Rear-mounted racks create less drag, but it should be noted that trailer hitch racks usually ride low to the ground which can pose problems when driving in rough terrain.
6. How much are you planning to spend on your bike rack?
As with most products, the cost is a factor. There is a myriad of options and styles, each offering their own advantages and drawbacks. For a simple, budget-friendly trunk rack, the Allen Sports Premier 4-bike trunk mount carrier is quite popular. For single-bike roof racks, the Yakima HighRoller rooftop bike rack is among the best available for vehicles with existing crossbars.
Hitch bicycle racks come in various sizes that match the class of hitch that a vehicle has. They are easy to install, easy to use and you have low chances of ruining your car’s paint while mounting the bikes. The cons of this kind are the tendency to block license plates, difficulty to lock bikes, not recommended for special bikes and the probability of blocking the rear view mirror. Read more about hitch mounted bike racks.
- It can carry up to 5 bikes
- Easiest way to carry multiple bikes
- Quick to load/unload bikes
- Accommodates any bike
- Loading/unloading bikes at a lower height
- Bikes are placed further from vehicle than trunk-mounted
- No damage to vehicle body
- It keeps the roof rack free for cargo stuff
- Locks available
- Largest variety of styles
- It can be adapted to carry snowboards, skis, cargo holders
- Increased vehicle length
- It requires a trailer hitch
- Bikes might have contact with each other
- Trunk access may be blocked
- Full suspension, women’s, or kids’ bicycles may require frame adapters
Many serious cyclists will tell you straight away that if you want the best solution, go for a roof bike rack. Here are some things to consider:
- Little chance of scratching the vehicle’s paint
- Bikes are very secure, as long as the rack itself is properly mounted
- Room for extra gear
- Upright roof racks create wind resistance and chance of hitting low overhangs
- Must lift bikes over your head/shoulders to put them in rack
- Some vehicles do not have the mounting points for roof racks, so check with your dealer
- Usually a more expensive option than a trunk rack
You’ve probably seen trunk racks more often than any other type simply because they’re easy to match up to most cars. Whereas other racks require things like roof crossbars, trailer hitches, or spare tires to mount, a trunk rack only needs a rear hatch or trunk.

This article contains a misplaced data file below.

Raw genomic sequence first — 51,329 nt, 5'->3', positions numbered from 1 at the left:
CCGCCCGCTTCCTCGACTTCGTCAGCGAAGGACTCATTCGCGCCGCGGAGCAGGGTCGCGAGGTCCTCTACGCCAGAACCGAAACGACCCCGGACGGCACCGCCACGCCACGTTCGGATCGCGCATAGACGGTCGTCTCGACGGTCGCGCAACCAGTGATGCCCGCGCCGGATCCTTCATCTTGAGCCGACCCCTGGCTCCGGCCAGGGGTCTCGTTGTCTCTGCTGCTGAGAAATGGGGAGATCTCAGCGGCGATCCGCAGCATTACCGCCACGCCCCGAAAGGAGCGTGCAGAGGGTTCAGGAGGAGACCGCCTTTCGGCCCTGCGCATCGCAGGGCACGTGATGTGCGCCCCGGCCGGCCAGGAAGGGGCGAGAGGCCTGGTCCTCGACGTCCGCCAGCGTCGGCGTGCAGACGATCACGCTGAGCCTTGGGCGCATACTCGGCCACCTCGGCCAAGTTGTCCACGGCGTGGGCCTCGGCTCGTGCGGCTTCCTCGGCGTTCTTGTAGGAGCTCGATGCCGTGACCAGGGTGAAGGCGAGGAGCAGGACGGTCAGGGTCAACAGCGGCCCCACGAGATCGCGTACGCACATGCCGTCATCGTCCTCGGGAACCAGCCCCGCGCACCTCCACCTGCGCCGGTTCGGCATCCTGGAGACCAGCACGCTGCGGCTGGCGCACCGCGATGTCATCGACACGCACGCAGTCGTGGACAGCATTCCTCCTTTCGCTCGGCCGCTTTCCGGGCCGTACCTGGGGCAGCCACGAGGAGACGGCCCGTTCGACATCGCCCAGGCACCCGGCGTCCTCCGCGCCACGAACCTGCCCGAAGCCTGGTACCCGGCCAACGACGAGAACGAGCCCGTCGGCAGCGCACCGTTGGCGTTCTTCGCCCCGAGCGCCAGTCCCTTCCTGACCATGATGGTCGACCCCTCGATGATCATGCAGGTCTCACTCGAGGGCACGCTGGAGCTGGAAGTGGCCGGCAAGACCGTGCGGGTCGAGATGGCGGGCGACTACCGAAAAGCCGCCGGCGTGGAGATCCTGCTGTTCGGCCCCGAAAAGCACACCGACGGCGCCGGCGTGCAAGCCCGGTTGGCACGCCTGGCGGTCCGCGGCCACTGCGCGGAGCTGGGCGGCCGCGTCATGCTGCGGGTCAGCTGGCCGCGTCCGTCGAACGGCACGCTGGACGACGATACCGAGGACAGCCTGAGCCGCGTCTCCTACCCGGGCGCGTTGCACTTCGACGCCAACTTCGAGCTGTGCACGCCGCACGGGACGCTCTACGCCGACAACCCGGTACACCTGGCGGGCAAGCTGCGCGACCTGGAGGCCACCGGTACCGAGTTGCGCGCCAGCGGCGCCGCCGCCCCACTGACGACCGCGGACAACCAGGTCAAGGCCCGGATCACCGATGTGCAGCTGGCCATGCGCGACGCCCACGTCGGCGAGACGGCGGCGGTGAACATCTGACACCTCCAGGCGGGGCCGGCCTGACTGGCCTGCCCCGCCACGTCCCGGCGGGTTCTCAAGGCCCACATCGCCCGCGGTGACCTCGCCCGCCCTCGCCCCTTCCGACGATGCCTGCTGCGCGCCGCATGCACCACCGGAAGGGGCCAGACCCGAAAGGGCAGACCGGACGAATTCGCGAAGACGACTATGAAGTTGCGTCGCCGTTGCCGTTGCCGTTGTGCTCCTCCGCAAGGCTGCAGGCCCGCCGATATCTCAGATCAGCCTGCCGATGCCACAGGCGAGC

- Commonly the least expensive rack option
- No need to lift your bikes as high to mount them compared to a roof rack
- More universal installation available, so fits many cars without need for rain gutters or existing roof mounting points
- More aerodynamic than roof racks
- Initial installation can be time-consuming on models with many straps
- Must take precautions to ensure bike components don’t scratch the vehicle’s paint when driving (put a sock over the nearest pedal, put a towel over the trunk, etc.)
- Holds fewer bikes (usually 2-3 is the limit)
- Can limit access to your trunk/rear hatch in many cases.
For the sake of argument, we’ll call racks that mount to a spare tire or a trailer hitch a “rear rack,” and you can choose either depending on which mounting point you have access to.
- Rear-mounted spare tires and Reese hitches provide a relatively stable platform for installation
- In the case of the hitch rack, there are far fewer straps involved in mounting the rack
- Usually, provide the lowest-riding rack, so you won’t have to lift your bikes as much to haul them
- More aerodynamic than roof racks
- These will often carry more bikes than a traditional trunk rack
- These will only work on vehicles with a rear-mounted spare tire or a Reese hitch
- Often require you to remove all of the bikes to get to the bottom one
- These can be just as expensive or more expensive than roof racks
Hope all of this information helped you decide what would be the best option for you. Now it’s time to see some styled and top-rated bike carriers and buy the best one that fit your needs.